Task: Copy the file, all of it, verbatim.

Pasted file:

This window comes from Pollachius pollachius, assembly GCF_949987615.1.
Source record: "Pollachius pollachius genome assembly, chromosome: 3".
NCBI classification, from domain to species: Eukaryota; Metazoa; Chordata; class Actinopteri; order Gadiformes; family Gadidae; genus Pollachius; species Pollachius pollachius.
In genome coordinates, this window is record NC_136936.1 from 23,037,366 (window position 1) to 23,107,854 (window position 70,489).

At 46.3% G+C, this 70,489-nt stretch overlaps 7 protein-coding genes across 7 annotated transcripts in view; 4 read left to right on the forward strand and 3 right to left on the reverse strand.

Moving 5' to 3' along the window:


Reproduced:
This window comes from Pollachius pollachius, assembly GCF_949987615.1.
Source record: "Pollachius pollachius genome assembly, chromosome: 3".
NCBI classification, from domain to species: Eukaryota; Metazoa; Chordata; class Actinopteri; order Gadiformes; family Gadidae; genus Pollachius; species Pollachius pollachius.
In genome coordinates, this window is record NC_136936.1 from 23,037,366 (window position 1) to 23,107,854 (window position 70,489).

At 46.3% G+C, this 70,489-nt stretch overlaps 7 protein-coding genes across 7 annotated transcripts in view; 4 read left to right on the forward strand and 3 right to left on the reverse strand.

Moving 5' to 3' along the window: